Samsung and AMD announce upcoming Exynos mobile chips will offer ray-tracing

Support for ray-tracing and variable rate-shading is coming to mobile

Galaxy S21 Ultra

Smartphone manufacturer Samsung and chip-maker AMD have been working on a GPU together since 2019, and now the pair are announcing a major update.

During AMD’s Computex keynote, AMD said that the Exynos system-on-chip will feature RDNA 2 graphics technology that delivers a notable upgrade in performance to Samsung’s upcoming flagship mobile devices. While AMD hasn’t revealed much yet, this next-gen mobile GPU will sport ray-tracing and variable rate-shading.

Heavily touted by the Xbox Series X, PlayStation 5 and graphics cards, ray-tracing is a rendering technique that generates realistic lighting that bounces off of virtual objects. It’s a little difficult to describe, but it makes in-game lighting look far more realistic.

However, it’s important to note that Samsung smartphones with Exynos chipsets typically don’t come to Canada and instead Samsung usually offers variants with Qualcomm Snapdragon chips instead.

“The next place you’ll find RDNA 2 will be the high-performance mobile phone market,” said AMD CEO Lisa Su said on stage at Computex Taipei. “AMD has partnered with industry leader Samsung for several years to accelerate graphics innovation in the mobile market, and we’re happy to announce that we’ll bring custom graphics IP to Samsung’s next flagship mobile SoC with ray tracing and variable rate shading capabilities. We’re really looking forward to Samsung providing more details later this year.”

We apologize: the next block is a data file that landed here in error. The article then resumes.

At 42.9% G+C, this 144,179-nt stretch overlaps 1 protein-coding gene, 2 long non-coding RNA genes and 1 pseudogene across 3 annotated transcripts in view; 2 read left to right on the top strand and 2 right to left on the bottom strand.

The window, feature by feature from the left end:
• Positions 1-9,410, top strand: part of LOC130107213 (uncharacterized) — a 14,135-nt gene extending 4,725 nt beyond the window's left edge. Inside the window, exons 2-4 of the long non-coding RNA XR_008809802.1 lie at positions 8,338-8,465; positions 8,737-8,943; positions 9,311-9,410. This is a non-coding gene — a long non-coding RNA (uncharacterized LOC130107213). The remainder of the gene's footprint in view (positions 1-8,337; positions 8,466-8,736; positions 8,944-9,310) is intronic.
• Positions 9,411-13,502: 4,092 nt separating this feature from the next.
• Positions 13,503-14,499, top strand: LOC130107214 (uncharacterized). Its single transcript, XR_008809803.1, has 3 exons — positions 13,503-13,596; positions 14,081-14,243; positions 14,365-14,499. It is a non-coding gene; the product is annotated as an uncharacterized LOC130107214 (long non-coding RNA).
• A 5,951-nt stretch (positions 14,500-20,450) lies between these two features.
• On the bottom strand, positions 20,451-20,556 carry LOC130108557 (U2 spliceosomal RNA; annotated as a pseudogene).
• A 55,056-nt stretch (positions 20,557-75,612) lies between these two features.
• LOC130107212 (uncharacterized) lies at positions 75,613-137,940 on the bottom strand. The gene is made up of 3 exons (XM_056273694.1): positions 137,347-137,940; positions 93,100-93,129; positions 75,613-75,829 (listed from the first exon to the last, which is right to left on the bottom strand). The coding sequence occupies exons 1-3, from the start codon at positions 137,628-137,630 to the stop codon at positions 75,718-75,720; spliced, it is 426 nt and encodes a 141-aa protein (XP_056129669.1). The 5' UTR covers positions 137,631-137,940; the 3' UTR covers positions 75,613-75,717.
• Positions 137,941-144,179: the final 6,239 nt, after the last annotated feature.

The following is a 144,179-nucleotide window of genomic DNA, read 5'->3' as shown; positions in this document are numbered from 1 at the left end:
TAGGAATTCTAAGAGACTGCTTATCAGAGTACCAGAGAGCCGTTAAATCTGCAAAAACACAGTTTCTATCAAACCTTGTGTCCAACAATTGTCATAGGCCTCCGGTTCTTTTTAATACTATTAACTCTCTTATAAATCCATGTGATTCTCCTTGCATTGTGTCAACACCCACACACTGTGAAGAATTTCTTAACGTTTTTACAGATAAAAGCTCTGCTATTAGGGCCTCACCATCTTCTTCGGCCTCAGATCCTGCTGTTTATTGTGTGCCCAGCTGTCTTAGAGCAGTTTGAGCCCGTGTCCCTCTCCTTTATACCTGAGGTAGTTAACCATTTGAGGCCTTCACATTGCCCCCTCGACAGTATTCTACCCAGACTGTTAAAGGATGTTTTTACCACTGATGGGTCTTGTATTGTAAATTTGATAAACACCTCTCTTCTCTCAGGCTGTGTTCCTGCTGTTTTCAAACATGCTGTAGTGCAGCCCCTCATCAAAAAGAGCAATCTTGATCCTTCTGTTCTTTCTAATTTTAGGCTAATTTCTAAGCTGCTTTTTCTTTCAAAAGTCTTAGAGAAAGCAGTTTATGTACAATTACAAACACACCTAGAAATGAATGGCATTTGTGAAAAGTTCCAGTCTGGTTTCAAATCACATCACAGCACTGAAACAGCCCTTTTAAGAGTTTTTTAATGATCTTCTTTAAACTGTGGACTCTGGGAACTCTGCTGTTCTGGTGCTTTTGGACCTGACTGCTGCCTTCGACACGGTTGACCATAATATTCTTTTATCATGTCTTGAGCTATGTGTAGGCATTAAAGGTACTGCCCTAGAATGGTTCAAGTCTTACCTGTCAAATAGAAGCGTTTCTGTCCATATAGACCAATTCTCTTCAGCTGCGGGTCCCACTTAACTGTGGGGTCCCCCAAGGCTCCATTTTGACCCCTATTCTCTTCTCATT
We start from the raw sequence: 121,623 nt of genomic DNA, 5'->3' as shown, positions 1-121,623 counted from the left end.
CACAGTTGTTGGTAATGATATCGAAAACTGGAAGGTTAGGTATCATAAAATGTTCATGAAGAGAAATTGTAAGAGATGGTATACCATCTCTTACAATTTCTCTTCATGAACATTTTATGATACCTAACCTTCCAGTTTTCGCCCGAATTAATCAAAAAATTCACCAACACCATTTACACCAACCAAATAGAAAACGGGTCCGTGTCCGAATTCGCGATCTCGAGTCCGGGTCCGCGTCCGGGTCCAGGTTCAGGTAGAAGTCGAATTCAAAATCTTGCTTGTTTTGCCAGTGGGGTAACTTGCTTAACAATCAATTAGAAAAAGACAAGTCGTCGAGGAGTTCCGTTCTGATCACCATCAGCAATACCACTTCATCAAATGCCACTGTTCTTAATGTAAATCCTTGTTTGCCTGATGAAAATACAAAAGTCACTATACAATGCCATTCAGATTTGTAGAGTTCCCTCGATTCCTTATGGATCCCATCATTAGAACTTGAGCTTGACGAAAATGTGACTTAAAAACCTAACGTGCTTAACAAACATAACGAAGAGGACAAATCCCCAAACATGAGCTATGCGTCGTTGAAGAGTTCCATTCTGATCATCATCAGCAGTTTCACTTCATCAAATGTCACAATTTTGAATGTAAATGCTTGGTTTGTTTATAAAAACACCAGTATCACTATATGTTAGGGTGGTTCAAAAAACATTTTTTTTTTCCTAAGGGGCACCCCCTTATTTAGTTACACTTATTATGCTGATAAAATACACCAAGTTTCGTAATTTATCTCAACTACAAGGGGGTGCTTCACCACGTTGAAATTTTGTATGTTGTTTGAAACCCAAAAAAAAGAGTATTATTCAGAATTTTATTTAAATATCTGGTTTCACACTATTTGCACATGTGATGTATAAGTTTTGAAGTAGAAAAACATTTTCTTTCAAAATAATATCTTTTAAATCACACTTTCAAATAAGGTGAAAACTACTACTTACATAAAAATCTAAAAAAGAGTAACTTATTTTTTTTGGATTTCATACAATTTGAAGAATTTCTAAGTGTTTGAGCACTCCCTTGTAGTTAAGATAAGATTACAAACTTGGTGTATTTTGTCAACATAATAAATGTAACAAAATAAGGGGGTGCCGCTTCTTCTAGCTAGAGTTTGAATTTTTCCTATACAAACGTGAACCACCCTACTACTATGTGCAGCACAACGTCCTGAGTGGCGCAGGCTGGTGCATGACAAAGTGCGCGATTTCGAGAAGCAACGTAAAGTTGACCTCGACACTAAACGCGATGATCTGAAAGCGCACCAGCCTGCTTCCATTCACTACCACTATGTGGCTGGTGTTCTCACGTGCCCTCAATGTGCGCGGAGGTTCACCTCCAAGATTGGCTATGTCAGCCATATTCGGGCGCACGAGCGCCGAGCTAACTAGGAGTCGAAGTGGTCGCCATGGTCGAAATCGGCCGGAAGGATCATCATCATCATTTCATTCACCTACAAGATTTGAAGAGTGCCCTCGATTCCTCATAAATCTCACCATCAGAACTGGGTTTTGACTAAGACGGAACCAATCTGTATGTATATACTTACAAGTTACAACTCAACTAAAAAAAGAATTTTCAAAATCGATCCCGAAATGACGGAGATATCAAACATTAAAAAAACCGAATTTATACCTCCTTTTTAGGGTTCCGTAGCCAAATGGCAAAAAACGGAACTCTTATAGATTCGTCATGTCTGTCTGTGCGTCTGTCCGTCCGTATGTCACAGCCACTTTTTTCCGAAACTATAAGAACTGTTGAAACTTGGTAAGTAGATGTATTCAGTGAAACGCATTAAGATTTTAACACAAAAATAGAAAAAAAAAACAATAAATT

In markets outside of North America, the Exynos 2100 chip is available in Samsung’s Galaxy S21 series of smartphones. The chipset offers an ARM-designed Mali-G78, which the company says delivers 40 percent better graphical performance than its predecessor, the Exynos 990.

At Computex, AMD also showed off new products and other collaborations, including more details surrounding the graphics hardware featured in Tesla’s upcoming in-vehicle infotainment systems.

Via: Engadget

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